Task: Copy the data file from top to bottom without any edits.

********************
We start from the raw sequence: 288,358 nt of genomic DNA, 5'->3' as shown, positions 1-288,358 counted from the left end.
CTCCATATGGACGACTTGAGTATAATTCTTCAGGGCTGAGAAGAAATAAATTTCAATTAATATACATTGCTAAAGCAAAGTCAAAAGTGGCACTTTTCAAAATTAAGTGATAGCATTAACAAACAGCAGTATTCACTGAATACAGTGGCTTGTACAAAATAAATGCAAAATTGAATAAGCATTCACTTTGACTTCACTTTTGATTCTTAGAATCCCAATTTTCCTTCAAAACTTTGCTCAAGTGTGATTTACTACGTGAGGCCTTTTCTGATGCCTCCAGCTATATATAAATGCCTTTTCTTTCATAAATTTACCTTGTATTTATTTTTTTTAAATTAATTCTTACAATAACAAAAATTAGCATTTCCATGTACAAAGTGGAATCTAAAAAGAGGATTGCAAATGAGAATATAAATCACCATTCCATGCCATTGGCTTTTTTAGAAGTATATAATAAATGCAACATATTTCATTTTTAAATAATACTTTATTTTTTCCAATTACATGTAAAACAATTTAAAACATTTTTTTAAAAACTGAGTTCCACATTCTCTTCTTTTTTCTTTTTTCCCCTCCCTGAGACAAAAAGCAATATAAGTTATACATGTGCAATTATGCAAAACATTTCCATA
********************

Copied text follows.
We start from the raw sequence: 288,358 nt of genomic DNA, 5'->3' as shown, positions 1-288,358 counted from the left end.
CTCCATATGGACGACTTGAGTATAATTCTTCAGGGCTGAGAAGAAATAAATTTCAATTAATATACATTGCTAAAGCAAAGTCAAAAGTGGCACTTTTCAAAATTAAGTGATAGCATTAACAAACAGCAGTATTCACTGAATACAGTGGCTTGTACAAAATAAATGCAAAATTGAATAAGCATTCACTTTGACTTCACTTTTGATTCTTAGAATCCCAATTTTCCTTCAAAACTTTGCTCAAGTGTGATTTACTACGTGAGGCCTTTTCTGATGCCTCCAGCTATATATAAATGCCTTTTCTTTCATAAATTTACCTTGTATTTATTTTTTTTAAATTAATTCTTACAATAACAAAAATTAGCATTTCCATGTACAAAGTGGAATCTAAAAAGAGGATTGCAAATGAGAATATAAATCACCATTCCATGCCATTGGCTTTTTTAGAAGTATATAATAAATGCAACATATTTCATTTTTAAATAATACTTTATTTTTTCCAATTACATGTAAAACAATTTAAAACATTTTTTTAAAAACTGAGTTCCACATTCTCTTCTTTTTTCTTTTTTCCCCTCCCTGAGACAAAAAGCAATATAAGTTATACATGTGCAATTATGCAAAACATTTCCATA